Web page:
As I write this I am in my bedroom typing at my laptop on a foldable table that slips beside my dresser at night. I also write at the dining room table. Wherever I can, really. Someday I would love to have my own little office space, but I’m thankful for what I have.

How did it feel to hold a copy of Thicker than Blood in your hands for the very first time?

Surreal. I could hardly believe it was happening. It still hits me sometimes that people are actually reading something I wrote!

The cover for your novel is exquisite. How much input did you have on the design?

Tyndale surprised me with the cover on stage when Jerry Jenkins announced Thicker than Blood as the winner of the Operation First Novel contest. It was everything I could’ve hoped for. I love how they perfectly captured the story.

Obviously you’d like your book to reach as many readers as possible, but if its message could resonate with (and positively effect the life of) a single reader, would you describe what sort of person you’d want that to be?

I would love to hear about someone giving a copy of the book to an inmate. I picture a person who’s hit rock bottom, kinda like my main character Christy. They’ve heard about God, but He’s never been real to them. Maybe they think they’ve fallen too far to be redeemed. I would love for this one to read the book and really understand how much God loves them. That no one’s ever too far gone.

Imagine that Thicker than Blood has been optioned for film. Who would play Christy? May? Vince? Hunter?

Sometimes I think Tracey Gold would play Christy well. But since this question has mostly stumped me, I asked my dad who he thought would play them (he watches more movies than I do). He thought Sandra Bullock might play a good Christy, Hunter could be a younger Harrison Ford, and he picked Meg Ryan for May. Neither of us know who would play Vince!

You’ve been hunched over the keyboard typing for hours, your daily goal has been met and you’re ready for an indulgent snack—what is it?

Chili and Lime tortilla chips. With a cappuccino!

Back to fishing: Catch and release, or batter and fry? You’re a fiction writer; ever told a whopper fishing tale?

Catch and release. I tell myself I’d like to catch and cook my own fish someday, but when it actually came down to, uh, ending the poor creature’s life, I always chicken out. And no, sorry to disappoint, but I haven’t told any whoppers lately.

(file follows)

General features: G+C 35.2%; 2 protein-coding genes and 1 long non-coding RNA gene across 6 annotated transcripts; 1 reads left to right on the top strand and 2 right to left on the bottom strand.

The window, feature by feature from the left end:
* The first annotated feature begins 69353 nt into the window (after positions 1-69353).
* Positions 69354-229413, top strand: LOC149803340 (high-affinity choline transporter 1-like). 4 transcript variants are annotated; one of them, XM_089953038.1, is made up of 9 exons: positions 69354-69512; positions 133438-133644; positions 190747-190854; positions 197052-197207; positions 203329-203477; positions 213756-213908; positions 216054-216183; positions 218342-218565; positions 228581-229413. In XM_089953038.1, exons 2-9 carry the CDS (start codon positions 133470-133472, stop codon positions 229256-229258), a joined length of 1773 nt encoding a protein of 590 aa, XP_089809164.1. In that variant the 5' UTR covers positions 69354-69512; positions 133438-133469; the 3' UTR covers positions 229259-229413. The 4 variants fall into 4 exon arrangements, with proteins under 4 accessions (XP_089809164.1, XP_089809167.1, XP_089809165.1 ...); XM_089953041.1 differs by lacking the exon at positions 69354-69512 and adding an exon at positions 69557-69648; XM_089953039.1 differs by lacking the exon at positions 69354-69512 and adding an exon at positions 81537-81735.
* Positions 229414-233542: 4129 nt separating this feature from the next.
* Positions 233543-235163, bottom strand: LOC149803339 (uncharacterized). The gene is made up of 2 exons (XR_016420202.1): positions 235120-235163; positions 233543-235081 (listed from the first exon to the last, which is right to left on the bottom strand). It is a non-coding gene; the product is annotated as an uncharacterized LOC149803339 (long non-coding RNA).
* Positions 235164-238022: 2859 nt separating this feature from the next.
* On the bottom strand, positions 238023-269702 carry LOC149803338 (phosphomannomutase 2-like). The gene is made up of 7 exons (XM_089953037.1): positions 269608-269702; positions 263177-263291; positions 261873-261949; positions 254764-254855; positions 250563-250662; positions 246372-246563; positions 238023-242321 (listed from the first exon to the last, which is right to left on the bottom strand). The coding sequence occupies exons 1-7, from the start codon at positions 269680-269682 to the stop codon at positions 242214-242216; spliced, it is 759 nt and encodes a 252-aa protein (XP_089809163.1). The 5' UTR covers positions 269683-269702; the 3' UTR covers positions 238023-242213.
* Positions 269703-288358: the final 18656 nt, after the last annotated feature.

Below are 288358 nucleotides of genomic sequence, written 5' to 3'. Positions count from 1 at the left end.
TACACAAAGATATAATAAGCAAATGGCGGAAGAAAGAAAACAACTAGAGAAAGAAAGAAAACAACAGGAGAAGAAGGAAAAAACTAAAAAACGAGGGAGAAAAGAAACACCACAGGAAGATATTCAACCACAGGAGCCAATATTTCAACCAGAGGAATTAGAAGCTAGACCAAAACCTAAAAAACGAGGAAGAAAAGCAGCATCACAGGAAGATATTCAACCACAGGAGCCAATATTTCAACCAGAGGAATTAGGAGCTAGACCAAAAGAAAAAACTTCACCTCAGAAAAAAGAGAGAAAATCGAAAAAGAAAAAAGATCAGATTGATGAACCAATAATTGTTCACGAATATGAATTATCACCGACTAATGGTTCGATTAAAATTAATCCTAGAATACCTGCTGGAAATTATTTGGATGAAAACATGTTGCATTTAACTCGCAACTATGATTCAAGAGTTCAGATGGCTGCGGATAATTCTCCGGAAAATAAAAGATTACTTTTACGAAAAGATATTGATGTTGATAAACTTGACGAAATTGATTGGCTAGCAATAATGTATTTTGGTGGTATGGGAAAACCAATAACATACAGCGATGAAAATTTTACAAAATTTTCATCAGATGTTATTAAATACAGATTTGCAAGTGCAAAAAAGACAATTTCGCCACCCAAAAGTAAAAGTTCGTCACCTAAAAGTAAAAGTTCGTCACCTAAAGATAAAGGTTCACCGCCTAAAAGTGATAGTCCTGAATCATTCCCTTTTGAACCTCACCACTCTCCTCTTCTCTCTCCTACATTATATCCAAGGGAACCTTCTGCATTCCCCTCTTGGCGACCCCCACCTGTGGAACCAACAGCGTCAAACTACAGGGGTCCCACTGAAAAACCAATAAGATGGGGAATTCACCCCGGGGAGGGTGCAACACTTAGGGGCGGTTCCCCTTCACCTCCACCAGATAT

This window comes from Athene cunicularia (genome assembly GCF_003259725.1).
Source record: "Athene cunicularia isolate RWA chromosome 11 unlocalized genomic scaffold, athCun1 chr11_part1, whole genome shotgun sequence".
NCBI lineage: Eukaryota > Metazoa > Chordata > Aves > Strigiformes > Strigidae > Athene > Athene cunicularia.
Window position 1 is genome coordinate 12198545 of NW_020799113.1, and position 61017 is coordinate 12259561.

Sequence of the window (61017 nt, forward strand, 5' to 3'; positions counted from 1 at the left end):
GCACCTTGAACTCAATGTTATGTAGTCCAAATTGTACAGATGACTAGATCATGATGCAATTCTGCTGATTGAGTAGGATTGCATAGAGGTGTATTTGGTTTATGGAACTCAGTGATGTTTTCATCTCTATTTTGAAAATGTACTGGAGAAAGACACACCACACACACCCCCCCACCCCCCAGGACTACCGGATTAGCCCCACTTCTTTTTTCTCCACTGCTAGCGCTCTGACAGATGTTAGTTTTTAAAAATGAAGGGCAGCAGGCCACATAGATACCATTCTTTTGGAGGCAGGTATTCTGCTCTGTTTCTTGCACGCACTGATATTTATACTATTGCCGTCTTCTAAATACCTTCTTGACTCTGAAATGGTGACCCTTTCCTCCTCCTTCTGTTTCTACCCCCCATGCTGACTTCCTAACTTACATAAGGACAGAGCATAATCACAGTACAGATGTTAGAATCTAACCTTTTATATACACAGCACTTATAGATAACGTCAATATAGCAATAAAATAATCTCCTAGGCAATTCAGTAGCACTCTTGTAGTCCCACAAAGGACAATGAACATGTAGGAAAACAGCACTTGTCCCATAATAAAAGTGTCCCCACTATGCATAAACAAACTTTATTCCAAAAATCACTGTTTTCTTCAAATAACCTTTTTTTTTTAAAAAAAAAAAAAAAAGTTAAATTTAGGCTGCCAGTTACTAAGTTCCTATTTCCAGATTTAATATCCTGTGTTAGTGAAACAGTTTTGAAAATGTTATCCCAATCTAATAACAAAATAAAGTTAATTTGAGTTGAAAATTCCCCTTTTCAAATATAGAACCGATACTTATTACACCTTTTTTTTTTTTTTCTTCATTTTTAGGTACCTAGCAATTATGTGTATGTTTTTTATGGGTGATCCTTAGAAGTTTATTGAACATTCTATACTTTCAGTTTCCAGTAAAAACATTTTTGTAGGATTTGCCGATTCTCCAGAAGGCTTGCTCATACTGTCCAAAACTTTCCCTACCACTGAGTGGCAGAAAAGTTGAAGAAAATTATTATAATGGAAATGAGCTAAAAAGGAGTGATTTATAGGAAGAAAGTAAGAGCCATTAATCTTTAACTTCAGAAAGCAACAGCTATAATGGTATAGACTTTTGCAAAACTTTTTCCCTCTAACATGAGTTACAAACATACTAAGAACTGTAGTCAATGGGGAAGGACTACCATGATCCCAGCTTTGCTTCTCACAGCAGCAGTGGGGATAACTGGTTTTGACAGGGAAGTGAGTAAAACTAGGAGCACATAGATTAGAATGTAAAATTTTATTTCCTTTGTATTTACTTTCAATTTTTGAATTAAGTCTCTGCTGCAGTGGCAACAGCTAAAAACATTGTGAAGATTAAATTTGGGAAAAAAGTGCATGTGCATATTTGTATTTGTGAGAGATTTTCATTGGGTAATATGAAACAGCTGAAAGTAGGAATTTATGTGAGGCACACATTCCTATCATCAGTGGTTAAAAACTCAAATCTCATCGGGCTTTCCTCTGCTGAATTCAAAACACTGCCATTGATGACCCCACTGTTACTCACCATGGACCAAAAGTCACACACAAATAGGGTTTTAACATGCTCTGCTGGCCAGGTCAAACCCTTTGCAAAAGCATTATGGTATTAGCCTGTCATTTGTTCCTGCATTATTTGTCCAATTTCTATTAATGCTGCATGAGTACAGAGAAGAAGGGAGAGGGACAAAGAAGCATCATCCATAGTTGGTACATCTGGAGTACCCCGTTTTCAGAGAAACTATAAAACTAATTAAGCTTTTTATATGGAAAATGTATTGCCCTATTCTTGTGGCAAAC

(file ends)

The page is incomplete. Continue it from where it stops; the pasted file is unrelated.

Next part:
Three words that best describe you would be . . . ?

Analytical, cautious, sensitive.

My twin sister Tracy answered: Spontaneous (sometimes), Hermit, Novelist

And now, before we end: Will you please share a favorite Scripture?

Romans 5:6-8: You see, at just the right time, when we were still powerless, Christ died for the ungodly. Very rarely will anyone die for a righteous man, though for a good man someone might possibly dare to die. But God demonstrates his own love for us in this: While we were still sinners, Christ died for us.

Wonderful, C.J. Thank you. And now I'd like to offer one more treat for my readers: A dramatic trailer for the award-winning Thicker than Blood:

Additional information about author C.J. Darlington may be found in these links:

Remember to leave a comment below, and your name will be included in the January 25th drawing for a copy of Thicker than Blood.


Diana Prusik said...

I love CJ's analogy between writing and fishing. What a wonderful way to encourage aspiring authors to persevere! Thanks for sharing the interview, Candace.

Diana Prusik

Unknown said...

What an awesome book trailer! I would absolutely love, love, love to win this book. Great interview, C.J. and Candace.

Anonymous said...

Great interview!
I'm so happy for C.J. and know this was a long time coming...

I'm truly blessed by the kindness and encouragement you've both shown me... and I think you are both pretty awesome... thank you!

Melinda Lancaster said...

Wonderful interview about what appears to be a very inspiring book.